The winter sun was setting as we waited for the Delhi-Jaisalmer Express at Gurgaon railway station. No one seemed to know exactly where and when the train would stop. After a few false alarms the train rolled in and, though we almost didn’t make it, all fifteen of us managed to climb aboard.
The journey’s chaotic start only confirmed my scepticism about the trip, which a friend had planned, to a campsite under the stars in the Thar Desert. From the sound of it, it didn’t seem like much more than a charpoy on the sand at the end of a two-hour camel ride. But once we got off the train, there was no time for second thoughts. After freshening up quickly at a guest house, a friend and I found ourselves astride “John Abraham”, a colourfully bedecked camel who suffered, like most others of his kind, from severe flatulence.
John Abraham turned out to be a moody animal, who stopped occasionally to soak in the absolutely breathtaking surroundings while he ruminated silently over some mystery only he was privy to. His owner kept the conversation going, telling us stories about the desert, his journeys in it, and having to look for an alternative livelihood every summer when the landscape turns hostile.
A couple of hours later, we reached the sand dunes and were welcomed with hot pakoras and strange-smelling tea (I was told it was made with camel’s milk). As the sun set spectacularly, almost lazily, into the sand, the incessant chatter and photo-clicking came to a halt. The undulating layers of the desert seemed to hide an enigma in their folds. It seemed as though the sand held secrets from another time.
It was a new moon that night, but the sky was soon sprinkled with millions of stars. The mood was set, the bonfire lit, and the drinks poured. A local troupe of folk performers stepped into our circle and began to play their instruments. One song led to another, and soon we were all dancing to the traditional melodies.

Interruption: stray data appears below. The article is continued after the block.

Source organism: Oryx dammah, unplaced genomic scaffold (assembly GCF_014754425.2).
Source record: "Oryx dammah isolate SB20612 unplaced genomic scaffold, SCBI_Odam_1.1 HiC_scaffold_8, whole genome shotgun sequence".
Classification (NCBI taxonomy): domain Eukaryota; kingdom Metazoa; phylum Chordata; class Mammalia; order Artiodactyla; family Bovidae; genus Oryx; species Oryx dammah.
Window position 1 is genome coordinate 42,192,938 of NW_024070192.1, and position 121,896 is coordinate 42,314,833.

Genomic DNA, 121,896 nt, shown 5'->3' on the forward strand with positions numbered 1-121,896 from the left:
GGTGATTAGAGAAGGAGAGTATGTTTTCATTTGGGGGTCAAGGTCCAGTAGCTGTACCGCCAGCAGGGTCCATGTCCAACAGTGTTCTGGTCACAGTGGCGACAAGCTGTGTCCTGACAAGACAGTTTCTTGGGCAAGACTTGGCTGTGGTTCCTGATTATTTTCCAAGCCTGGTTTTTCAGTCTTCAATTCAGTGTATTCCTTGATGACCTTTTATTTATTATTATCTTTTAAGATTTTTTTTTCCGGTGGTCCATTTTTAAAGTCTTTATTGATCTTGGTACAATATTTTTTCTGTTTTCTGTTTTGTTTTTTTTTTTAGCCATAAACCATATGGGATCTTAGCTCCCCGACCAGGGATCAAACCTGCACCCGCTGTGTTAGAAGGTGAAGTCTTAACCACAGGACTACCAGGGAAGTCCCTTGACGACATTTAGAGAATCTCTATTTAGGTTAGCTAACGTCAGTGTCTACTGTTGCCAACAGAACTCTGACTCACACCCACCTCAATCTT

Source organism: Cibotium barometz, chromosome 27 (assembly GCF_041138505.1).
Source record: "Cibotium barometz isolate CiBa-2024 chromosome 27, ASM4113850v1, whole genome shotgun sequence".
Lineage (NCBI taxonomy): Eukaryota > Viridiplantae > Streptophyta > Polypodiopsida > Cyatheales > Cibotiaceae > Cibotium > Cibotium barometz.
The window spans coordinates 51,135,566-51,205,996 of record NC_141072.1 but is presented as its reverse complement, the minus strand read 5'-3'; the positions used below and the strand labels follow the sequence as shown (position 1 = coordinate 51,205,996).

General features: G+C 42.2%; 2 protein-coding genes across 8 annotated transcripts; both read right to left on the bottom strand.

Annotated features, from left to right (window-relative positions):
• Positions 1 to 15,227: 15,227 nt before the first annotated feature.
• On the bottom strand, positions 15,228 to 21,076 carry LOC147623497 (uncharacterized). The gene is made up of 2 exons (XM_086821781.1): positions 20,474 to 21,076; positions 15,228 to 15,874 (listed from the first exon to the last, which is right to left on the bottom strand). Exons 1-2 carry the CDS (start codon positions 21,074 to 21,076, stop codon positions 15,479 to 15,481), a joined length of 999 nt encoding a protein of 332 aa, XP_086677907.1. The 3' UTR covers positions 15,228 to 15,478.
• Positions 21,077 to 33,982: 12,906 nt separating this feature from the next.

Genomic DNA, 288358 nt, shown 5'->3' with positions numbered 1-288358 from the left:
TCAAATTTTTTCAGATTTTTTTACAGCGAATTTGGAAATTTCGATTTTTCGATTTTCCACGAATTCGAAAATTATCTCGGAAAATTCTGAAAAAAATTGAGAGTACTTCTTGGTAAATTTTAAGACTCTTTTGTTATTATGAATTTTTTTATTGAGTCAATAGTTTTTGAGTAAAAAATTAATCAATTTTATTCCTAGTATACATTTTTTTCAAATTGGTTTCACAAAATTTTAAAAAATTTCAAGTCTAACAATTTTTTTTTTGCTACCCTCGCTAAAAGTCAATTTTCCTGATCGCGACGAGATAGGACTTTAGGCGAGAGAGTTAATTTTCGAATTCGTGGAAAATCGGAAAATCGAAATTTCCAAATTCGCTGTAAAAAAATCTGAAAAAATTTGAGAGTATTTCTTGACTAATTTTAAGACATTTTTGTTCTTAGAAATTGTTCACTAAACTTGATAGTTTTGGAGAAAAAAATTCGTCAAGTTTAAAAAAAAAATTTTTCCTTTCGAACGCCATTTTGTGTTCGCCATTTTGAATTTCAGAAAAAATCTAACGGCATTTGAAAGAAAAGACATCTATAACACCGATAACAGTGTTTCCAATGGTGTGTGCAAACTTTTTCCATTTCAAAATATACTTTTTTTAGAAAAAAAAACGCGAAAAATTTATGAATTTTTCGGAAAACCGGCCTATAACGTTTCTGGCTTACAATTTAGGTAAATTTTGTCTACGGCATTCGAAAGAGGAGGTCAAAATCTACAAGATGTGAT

Once we’d built up an appetite, our tour guides appeared with large canisters, from which they served us an excellent Rajasthani thali meal: I can still taste the spicy garlic chutney. Visiting the loo afterwards was tricky. In the pitch dark, the bushes were hard to find, and the jokes about stray animals impossible to forget. I had to enlist a loo partner to keep watch, while I relieved myself.
Sitting around a bonfire in the desert on a moonless night, it wasn’t long before the ghost stories began. After several chilling tales, and imagined footsteps that turned out to be scampering dogs, we called it a night, retiring to our respective charpoys, layered with quilts to cut the biting cold. Sleep took long to come. Not because we weren’t comfortable, but because we didn’t want to miss a single moment. Lying on our backs, gazing at the stars as they slowly moved across the sky, we knew we were witnessing magic.
At dawn, we were all up and unusually energetic, eager to see the sky change colour and catch the sunrise. With fresh tea in our hands, we watched as the sun rose from the sand, leaving us speechless once again—and just a little sad at the thought of leaving so soon. Shaking the sand out of our shoes and clothes, we said our goodbyes to the desert. But just before leaving, we all whispered our own little secrets for the dunes to keep.
Appeared in the April 2015 issue as “Sleepless on Sand”.
A low-key night in the desert can be booked through one of the smaller hotels or guest houses near Jaisalmer Fort and costs about ₹2,000 per head per night.